Moreover, if in Scotland the minimum income threshold is Income Support plus 16.5%. In England it is Income Support plus 25%. In Wales it is Income Support plus 35%. Scotland is unfortunately at the bottom of the list.
In 2014 the poverty level for a single person in Scotland was set at £177 per week, 60% of median earnings. Local authorities are routinely applying care charging to people already deemed to be in poverty.
The second main variable is what is called the “taper” – effectively a tax on any income above the minimum income threshold. Some local authorities take 100% of this income, others take 15%. The current UK income tax rate on people earning more than £40,000 a year is only 40%. Twenty six local authorities in Scotland tax disabled individuals at a higher rate.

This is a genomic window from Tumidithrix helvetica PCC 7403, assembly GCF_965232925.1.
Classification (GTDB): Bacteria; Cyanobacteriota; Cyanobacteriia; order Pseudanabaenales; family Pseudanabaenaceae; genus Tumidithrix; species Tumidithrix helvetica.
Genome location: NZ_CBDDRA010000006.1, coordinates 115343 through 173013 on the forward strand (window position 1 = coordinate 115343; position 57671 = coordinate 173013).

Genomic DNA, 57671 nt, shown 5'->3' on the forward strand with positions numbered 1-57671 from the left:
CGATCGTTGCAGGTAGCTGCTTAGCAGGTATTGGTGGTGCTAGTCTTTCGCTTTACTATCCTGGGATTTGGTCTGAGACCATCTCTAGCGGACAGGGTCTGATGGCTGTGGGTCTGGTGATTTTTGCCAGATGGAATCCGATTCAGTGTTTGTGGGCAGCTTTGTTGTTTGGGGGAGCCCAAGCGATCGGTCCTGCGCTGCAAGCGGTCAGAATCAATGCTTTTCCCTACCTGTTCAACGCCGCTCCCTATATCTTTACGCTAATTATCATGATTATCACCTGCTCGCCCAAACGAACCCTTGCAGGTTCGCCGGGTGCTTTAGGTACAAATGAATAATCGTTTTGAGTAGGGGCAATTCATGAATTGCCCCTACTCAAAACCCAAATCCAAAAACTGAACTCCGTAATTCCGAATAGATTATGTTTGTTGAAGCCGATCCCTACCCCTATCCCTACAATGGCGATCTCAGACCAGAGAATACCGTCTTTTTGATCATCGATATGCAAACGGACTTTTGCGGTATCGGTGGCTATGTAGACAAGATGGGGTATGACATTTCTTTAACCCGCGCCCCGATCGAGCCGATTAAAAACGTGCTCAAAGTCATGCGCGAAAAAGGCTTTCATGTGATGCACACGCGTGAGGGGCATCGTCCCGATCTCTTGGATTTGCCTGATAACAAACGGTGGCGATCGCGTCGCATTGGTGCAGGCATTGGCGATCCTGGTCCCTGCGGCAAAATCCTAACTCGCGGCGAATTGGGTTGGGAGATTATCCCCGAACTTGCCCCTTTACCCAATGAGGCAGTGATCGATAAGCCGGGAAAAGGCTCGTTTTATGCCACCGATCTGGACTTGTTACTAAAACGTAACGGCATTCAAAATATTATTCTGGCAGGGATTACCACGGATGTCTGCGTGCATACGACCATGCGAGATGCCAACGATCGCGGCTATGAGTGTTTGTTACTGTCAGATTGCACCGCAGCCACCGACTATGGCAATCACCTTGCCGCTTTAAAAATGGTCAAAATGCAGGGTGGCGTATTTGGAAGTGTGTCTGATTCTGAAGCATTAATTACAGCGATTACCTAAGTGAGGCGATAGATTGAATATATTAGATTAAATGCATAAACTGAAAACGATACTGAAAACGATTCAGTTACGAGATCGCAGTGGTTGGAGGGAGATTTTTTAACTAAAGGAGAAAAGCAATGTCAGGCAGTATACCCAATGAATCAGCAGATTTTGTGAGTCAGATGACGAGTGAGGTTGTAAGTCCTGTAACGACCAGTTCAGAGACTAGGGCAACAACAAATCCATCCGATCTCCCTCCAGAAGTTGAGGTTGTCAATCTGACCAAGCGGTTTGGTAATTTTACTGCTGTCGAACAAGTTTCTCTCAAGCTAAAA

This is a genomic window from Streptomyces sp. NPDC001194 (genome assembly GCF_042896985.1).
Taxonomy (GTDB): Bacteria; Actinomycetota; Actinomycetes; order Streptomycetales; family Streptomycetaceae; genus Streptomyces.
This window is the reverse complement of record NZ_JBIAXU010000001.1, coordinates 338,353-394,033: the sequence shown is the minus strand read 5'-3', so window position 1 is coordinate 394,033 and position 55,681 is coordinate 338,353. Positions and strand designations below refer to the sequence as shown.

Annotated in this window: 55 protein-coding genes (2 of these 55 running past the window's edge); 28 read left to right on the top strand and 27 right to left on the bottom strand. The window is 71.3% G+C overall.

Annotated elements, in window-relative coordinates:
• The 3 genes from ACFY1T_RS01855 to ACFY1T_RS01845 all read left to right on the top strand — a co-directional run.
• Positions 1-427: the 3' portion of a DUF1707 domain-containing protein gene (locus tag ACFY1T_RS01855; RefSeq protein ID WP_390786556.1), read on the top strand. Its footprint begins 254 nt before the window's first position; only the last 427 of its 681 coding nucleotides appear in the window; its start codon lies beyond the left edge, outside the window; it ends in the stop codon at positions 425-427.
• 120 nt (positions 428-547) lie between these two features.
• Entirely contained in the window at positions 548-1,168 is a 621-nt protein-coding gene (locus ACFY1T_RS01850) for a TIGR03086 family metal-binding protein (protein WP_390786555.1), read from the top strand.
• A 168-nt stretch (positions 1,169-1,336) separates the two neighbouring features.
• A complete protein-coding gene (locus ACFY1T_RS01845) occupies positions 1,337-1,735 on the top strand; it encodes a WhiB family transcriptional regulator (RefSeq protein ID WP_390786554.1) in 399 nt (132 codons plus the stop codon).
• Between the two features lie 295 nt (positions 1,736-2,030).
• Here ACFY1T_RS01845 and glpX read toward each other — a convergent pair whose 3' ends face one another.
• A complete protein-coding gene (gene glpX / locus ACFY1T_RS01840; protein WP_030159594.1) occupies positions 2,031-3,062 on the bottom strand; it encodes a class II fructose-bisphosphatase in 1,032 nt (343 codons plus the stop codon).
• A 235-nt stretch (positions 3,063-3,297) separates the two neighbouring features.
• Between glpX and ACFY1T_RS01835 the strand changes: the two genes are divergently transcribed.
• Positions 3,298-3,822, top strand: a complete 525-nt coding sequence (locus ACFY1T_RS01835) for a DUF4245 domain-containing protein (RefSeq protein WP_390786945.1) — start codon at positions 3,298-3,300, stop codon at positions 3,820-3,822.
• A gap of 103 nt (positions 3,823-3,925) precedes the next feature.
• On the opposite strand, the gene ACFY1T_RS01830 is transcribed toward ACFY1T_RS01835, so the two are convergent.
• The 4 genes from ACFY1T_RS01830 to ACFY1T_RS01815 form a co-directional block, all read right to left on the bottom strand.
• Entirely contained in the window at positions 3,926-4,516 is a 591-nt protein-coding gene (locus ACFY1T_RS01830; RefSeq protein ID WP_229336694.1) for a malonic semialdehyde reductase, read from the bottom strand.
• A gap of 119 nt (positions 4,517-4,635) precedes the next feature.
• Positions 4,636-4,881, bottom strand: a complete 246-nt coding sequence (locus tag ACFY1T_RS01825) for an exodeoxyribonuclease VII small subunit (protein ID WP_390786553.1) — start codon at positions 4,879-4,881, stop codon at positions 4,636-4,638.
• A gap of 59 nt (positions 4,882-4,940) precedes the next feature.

The third variable is in Disability Related Expenditure. It is a legal requirement in England to take account of any additional expenditure related to a person’s disability. Not so in Scotland. The overwhelming majority of local authorities in Scotland make no allowance for any additional costs on the grounds that the 16.5% additional allowance in the minimum income threshold is adequate! And those which do take into account additional costs related to disability often have a very narrow view of what such additional costs actually are. For example, Stirling only makes an allowance of between £4 and £6 a week for additional fuel costs for people who need to heat their houses up to 24 hours a day - £6 a week is equivalent to a 1KW electric fire for 7 hours a day. In addition, guidance in England and from the Independent Living Fund recommends that any income from employment should be disregarded on the basis that to impose a care charge on this income could create a disincentive to work. In Scotland, again, this is not the case.
The Case For Abolition Of Care Charges
- For users of it, social care is essential for their participation in society and their equal enjoyment of human rights.